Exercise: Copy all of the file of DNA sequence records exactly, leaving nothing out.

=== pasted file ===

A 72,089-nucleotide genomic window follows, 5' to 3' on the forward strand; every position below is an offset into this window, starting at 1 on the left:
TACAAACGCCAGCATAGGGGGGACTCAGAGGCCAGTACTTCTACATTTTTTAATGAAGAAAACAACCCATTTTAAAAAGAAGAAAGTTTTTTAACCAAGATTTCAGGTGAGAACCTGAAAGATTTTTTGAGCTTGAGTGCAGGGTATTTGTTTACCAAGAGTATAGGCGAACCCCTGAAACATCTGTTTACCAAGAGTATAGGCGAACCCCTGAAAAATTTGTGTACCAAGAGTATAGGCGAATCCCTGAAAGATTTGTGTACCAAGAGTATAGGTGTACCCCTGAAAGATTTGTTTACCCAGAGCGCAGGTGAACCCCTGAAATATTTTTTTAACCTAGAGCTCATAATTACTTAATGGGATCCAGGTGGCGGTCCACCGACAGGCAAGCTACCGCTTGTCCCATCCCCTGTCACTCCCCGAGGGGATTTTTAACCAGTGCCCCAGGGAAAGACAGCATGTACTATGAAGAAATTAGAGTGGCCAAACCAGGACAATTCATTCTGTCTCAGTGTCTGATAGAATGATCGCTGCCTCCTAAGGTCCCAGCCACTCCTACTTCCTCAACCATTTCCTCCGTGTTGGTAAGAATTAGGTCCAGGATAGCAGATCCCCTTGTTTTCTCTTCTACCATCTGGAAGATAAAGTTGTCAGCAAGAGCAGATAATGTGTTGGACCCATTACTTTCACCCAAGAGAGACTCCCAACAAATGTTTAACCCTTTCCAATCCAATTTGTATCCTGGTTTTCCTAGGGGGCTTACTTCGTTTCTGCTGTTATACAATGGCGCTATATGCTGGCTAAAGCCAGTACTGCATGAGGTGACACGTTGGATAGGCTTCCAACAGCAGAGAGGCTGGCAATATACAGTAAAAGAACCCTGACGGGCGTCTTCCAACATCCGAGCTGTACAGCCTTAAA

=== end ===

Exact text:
A 72,089-nucleotide genomic window follows, 5' to 3' on the forward strand; every position below is an offset into this window, starting at 1 on the left:
TACAAACGCCAGCATAGGGGGGACTCAGAGGCCAGTACTTCTACATTTTTTAATGAAGAAAACAACCCATTTTAAAAAGAAGAAAGTTTTTTAACCAAGATTTCAGGTGAGAACCTGAAAGATTTTTTGAGCTTGAGTGCAGGGTATTTGTTTACCAAGAGTATAGGCGAACCCCTGAAACATCTGTTTACCAAGAGTATAGGCGAACCCCTGAAAAATTTGTGTACCAAGAGTATAGGCGAATCCCTGAAAGATTTGTGTACCAAGAGTATAGGTGTACCCCTGAAAGATTTGTTTACCCAGAGCGCAGGTGAACCCCTGAAATATTTTTTTAACCTAGAGCTCATAATTACTTAATGGGATCCAGGTGGCGGTCCACCGACAGGCAAGCTACCGCTTGTCCCATCCCCTGTCACTCCCCGAGGGGATTTTTAACCAGTGCCCCAGGGAAAGACAGCATGTACTATGAAGAAATTAGAGTGGCCAAACCAGGACAATTCATTCTGTCTCAGTGTCTGATAGAATGATCGCTGCCTCCTAAGGTCCCAGCCACTCCTACTTCCTCAACCATTTCCTCCGTGTTGGTAAGAATTAGGTCCAGGATAGCAGATCCCCTTGTTTTCTCTTCTACCATCTGGAAGATAAAGTTGTCAGCAAGAGCAGATAATGTGTTGGACCCATTACTTTCACCCAAGAGAGACTCCCAACAAATGTTTAACCCTTTCCAATCCAATTTGTATCCTGGTTTTCCTAGGGGGCTTACTTCGTTTCTGCTGTTATACAATGGCGCTATATGCTGGCTAAAGCCAGTACTGCATGAGGTGACACGTTGGATAGGCTTCCAACAGCAGAGAGGCTGGCAATATACAGTAAAAGAACCCTGACGGGCGTCTTCCAACATCCGAGCTGTACAGCCTTAAA